These two elements of American culture appeared to be moving forward harmoniously, but the problem with widespread rational scientific thinking that basis reality only on empirical evidence is that eventually people start doubting the existence of an invisible, divine realm. And that’s just what started happening to many 19th century and early 20th century Americans. Tensions began to make themselves known, which culminated in 1925 with the Scopes Trial and the banning of the Bible from American classrooms for good.
Since then, we can literally track through history these two divided camps of citizenry as they continued both to separate and grow more extreme in their thinking and beliefs. What I believe is that these two camps have become the modern day Democratic and Republican political parties (in terms of ideologies), the liberal rational and the fundamentalist religious, respectively. Of course, this is a generality of the two parties, but I make this generality in order to present the clearest, most understandable picture. Although the issues currently debated across the country at the present time range from sexual orientation to certain acceptable flags to abortion, etc., I believe that at bottom the two camps who battle one side or the other on these issues are direct descendants of the church and state, religious plurality, and Enlightenment thinking trinity that was written into the United States Constitution.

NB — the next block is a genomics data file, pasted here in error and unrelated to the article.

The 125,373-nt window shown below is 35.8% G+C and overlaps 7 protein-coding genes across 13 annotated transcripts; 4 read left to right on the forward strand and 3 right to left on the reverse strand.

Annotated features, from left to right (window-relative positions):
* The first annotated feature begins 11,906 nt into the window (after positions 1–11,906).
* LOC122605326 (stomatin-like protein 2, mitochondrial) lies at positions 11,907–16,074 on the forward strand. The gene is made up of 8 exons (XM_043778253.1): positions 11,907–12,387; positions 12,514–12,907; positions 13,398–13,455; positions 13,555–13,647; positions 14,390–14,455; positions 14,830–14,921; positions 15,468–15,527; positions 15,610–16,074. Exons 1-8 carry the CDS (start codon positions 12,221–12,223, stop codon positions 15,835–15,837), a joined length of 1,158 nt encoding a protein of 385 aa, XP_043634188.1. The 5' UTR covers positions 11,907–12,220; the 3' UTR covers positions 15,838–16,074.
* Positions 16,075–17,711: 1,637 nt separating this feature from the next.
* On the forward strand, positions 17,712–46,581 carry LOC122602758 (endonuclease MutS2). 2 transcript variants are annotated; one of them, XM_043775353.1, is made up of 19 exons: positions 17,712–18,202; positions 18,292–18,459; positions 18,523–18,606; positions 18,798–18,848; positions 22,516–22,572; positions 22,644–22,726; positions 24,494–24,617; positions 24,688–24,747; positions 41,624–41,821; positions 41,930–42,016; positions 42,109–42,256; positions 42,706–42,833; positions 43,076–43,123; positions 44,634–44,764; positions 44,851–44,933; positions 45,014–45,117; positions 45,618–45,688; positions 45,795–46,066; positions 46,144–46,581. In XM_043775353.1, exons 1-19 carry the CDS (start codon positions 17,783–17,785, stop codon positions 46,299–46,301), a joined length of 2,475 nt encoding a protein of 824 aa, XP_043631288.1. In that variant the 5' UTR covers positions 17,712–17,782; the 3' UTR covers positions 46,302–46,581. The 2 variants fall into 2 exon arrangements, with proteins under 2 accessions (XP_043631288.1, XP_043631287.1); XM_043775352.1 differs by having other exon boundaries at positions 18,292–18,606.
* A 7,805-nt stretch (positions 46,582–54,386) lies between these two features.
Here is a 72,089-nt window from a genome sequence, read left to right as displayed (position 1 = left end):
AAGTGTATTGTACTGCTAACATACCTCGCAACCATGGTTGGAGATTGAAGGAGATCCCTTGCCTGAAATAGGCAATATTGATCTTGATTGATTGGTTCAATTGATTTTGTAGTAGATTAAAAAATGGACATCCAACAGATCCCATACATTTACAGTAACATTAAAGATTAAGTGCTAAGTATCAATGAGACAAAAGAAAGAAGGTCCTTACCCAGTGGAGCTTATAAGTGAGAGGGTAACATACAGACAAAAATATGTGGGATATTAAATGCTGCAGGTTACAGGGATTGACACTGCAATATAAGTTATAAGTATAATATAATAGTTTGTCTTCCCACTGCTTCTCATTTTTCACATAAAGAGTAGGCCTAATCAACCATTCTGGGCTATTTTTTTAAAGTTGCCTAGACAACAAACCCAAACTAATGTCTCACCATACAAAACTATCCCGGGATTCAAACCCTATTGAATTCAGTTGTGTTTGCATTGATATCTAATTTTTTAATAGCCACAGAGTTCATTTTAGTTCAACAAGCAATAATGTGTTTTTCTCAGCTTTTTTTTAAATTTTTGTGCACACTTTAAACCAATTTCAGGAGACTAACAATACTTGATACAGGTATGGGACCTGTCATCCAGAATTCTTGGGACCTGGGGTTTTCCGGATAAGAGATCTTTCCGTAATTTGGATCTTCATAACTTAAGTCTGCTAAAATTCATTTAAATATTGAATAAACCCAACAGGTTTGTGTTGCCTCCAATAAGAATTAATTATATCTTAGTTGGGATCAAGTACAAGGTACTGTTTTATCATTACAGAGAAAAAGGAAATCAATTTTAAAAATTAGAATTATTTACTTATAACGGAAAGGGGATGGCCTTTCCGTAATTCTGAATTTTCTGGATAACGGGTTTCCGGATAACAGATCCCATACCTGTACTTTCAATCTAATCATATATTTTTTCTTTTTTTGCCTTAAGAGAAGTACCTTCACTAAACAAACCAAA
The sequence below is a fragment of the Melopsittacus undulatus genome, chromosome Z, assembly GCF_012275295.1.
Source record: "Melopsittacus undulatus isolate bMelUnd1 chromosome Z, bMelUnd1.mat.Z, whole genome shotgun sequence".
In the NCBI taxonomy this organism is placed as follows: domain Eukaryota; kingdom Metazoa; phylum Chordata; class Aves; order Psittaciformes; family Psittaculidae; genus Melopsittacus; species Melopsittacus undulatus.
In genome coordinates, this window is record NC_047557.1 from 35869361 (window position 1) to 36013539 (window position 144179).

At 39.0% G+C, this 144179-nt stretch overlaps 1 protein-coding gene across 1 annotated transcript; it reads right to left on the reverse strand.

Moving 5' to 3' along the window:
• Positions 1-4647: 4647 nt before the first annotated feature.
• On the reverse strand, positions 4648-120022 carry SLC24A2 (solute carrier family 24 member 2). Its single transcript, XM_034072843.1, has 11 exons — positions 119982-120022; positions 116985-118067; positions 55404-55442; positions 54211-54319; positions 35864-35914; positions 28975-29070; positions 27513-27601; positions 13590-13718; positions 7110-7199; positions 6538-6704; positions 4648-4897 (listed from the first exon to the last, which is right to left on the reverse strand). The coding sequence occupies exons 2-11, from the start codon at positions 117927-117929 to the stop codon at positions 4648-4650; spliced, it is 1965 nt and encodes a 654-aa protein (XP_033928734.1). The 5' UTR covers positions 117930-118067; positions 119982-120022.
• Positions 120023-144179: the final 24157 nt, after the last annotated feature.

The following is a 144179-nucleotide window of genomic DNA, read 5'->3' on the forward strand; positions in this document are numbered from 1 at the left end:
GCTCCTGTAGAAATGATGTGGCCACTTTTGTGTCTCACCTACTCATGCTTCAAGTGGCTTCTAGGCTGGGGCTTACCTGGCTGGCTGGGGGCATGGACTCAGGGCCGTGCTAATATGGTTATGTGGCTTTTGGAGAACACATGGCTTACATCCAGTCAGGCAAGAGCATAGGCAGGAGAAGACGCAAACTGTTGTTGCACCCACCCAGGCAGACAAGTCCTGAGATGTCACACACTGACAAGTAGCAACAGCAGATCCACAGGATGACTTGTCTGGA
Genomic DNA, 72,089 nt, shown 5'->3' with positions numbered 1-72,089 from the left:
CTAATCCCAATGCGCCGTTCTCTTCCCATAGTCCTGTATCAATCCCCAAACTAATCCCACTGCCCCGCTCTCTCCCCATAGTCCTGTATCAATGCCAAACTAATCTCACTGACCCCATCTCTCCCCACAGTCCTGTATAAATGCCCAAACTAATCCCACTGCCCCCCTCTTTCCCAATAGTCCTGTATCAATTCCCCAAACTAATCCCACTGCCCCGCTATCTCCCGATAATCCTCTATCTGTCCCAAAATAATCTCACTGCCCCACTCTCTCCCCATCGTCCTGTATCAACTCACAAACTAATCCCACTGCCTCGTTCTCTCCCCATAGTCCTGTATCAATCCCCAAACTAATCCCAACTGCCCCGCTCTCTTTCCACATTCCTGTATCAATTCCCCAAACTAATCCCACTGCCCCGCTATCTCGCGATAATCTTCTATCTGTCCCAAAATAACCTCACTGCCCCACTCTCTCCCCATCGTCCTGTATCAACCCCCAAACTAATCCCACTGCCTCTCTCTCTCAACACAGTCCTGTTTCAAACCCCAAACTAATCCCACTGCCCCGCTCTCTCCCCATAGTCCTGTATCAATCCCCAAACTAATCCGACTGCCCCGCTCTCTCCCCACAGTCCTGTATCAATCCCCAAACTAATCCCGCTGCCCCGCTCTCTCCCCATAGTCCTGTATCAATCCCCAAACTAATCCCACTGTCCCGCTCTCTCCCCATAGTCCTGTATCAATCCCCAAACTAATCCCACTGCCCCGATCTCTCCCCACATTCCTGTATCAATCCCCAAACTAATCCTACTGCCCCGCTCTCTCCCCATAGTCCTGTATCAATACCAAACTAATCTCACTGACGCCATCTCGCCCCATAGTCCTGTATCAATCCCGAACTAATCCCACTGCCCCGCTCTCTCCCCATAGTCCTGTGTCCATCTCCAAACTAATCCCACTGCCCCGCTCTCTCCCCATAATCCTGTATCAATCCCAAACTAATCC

So where do we go from here?
This is where Freemasonry enters the frame. Freemasonry is the place where a) religion and science join forces, and b) where all religions can be practiced side by side in universal brotherhood. There is even a democratic governmental structure within Freemasonry, on which the US government is also based. Unarguably, many of the men who established the government in this country were Freemasons. Most people know this. Additionally, many of the men who have worked through history to promote these constitutional ideas have been Freemasons.
Why such a connection?
For several reasons, the most important being that the United States, when compared to Freemasonry, seems almost to be modeled entirely after the fraternity, and if not fully, than at least to a large degree. The governmental and democratic methods, already mentioned, are very similar in both their bureaucratic and judicial methodologies.
Furthermore, the spiritual climate in Freemasonry is one that promotes religious freedom: all major religious texts are to be present on the altar, the name of God is changed to the more neutral Great Architect of the Universe, and esoterically minded individuals can pray alongside exoteric traditionalists.